“In the 1970s, only 1 in 4 cancer patients would survive their disease for ten years or more. By 2010, this had risen to 2 in 4, and survival continues to improve today. This is due to groundbreaking research, innovative new treatments, and the tireless efforts of staff right across the NHS. However, there is still much to be done. This report summarises the current state of cancer in the UK, recognising where progress has been made, and highlighting the challenges that we continue to face. Cancer Research UK’s ambitious vision to see 3 in 4 people with cancer survive for ten years or more by 2034 serves as a driving force […] across the UK to achieve this.” — cruk.org
By working to improve air quality in UK cities, respiratory disease rates will fall — including cancers of the respiratory kind — which will help to lower NHS spending. See how it all weaves together? Investing in clean air in cities means lower healthcare spending.
And that’s a point sometimes forgotten by some of the good-hearted clean air purists pushing for lower CO2 emissions. Clean air in cities will save us money! Even hard-nosed business tycoons should understand that kind of logic.
What Can You Do?
What can you do to help improve the air in UK cities and lower your chances for air pollution caused illness?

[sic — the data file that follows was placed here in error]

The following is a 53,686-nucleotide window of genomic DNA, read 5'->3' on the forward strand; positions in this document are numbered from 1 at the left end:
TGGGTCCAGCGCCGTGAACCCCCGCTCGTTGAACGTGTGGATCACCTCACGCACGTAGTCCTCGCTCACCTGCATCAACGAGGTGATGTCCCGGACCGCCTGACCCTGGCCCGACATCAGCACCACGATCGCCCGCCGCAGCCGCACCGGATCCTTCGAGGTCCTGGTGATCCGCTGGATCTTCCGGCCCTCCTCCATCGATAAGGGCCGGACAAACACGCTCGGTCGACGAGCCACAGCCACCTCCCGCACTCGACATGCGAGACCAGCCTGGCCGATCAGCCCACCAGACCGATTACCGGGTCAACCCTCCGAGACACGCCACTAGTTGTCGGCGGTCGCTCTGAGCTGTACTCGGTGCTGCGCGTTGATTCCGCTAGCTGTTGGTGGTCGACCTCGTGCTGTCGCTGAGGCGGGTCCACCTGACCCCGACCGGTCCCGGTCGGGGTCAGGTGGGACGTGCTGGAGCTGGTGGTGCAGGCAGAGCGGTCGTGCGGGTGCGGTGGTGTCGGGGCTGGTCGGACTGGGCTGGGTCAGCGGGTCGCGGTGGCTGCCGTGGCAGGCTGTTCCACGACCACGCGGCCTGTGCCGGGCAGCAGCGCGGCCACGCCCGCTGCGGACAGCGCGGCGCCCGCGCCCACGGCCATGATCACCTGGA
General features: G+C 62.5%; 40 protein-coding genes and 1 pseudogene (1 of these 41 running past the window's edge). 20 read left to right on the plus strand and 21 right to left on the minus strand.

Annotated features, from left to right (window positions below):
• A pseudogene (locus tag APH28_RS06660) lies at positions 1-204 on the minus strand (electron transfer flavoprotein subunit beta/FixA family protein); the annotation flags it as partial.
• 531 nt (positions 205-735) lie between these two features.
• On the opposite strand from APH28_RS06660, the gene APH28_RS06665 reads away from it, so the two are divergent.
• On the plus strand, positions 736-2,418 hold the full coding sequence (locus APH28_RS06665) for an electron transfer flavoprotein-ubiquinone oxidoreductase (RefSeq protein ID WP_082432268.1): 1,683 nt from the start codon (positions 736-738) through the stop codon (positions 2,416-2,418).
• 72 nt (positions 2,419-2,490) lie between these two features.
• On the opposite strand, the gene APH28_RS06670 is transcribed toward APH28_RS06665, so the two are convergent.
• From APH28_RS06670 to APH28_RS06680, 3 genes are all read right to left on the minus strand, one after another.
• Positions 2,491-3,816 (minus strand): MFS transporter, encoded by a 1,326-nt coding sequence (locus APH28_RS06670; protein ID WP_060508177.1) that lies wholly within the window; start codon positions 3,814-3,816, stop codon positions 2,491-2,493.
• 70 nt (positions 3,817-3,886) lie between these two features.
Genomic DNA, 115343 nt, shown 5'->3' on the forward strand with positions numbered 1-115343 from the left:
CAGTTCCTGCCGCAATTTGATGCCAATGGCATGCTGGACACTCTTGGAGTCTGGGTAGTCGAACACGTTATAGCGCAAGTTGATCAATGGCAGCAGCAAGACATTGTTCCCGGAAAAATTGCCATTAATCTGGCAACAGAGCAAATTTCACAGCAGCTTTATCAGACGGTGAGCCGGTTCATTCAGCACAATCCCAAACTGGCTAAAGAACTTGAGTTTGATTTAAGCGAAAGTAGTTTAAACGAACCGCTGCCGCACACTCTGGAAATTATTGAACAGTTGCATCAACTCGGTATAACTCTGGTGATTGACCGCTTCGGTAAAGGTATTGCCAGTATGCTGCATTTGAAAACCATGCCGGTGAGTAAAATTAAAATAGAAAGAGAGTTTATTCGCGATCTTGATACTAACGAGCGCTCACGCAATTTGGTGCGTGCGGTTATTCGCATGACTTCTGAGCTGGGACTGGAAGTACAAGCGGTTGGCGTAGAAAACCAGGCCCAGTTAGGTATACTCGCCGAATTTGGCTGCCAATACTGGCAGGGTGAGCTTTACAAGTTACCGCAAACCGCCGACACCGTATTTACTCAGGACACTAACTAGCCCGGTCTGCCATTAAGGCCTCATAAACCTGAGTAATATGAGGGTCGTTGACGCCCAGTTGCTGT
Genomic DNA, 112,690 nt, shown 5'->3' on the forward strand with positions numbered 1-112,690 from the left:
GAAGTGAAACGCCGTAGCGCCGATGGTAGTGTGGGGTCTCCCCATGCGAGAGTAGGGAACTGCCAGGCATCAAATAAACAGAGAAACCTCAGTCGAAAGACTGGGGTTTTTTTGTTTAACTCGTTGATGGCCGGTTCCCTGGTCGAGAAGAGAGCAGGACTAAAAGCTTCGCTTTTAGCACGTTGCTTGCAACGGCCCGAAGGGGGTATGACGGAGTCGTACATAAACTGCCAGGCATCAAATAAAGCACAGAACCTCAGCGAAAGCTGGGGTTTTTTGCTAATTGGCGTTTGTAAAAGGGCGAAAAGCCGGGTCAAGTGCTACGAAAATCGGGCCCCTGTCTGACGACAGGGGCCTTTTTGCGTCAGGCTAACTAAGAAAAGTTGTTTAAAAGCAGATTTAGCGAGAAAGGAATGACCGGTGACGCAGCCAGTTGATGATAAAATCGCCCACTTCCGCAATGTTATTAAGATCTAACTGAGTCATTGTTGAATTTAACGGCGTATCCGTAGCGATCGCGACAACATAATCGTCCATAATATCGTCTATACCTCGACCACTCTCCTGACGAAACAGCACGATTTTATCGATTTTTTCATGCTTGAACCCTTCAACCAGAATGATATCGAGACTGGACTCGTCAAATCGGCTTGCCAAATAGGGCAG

Here are five ways to become part of the solution instead of part of the problem:
- Leave your car at home and use public transit to commute to any UK city.
- Install a programmable thermostat in your home and set it to ‘Eco Mode’.
- Install double-glazed windows, insulated exterior doors and seal drafts.
- Once per week, consume plant-based protein instead of meat protein.
- Shop locally. Decide to buy your meat and veg from local suppliers.
By choosing to lower your CO2 footprint, you’ll be working to lower the overall air pollution in the city in which you live or work, and you’ll help lower your chances of contracting some kind of respiratory disease (including respiratory cancers) and you’ll be setting a fine example for your family, friends and associates.
Living a healthier life, emitting less CO2, and living in cleaner cities will help to deliver the kind of transformation that Britons and UK cities need to survive and thrive in the 21st-century.
- The UK Grows its Economy as it Replaces Coal with Renewables (LettertoBritain)
- The U.K. Cut Emissions to the Lowest Level Since 1888. Here’s How (Fortune)
- How Westminster Politicians Could Help the UK Environment (LetterToBritain)
- UK power cut: National Grid promises to learn lessons from blackout (BBC)
- How UK Utility Companies Select Power Producers (LetterToBritain.com)
- What will it take for the UK to reach net zero emissions? (The Guardian)
- Want realtime energy information on the UK grid? (GridWatch.co.uk)
- Floating wind farms just became a serious business (Quartz)
- Building a Failsafe Energy Grid post-Brexit (LetterToBritain)
- Will 2020 Be the Year that Britain Shines? (LetterToBritain)
- Theresa May: Environment Speech, 2018 (LetterToBritain)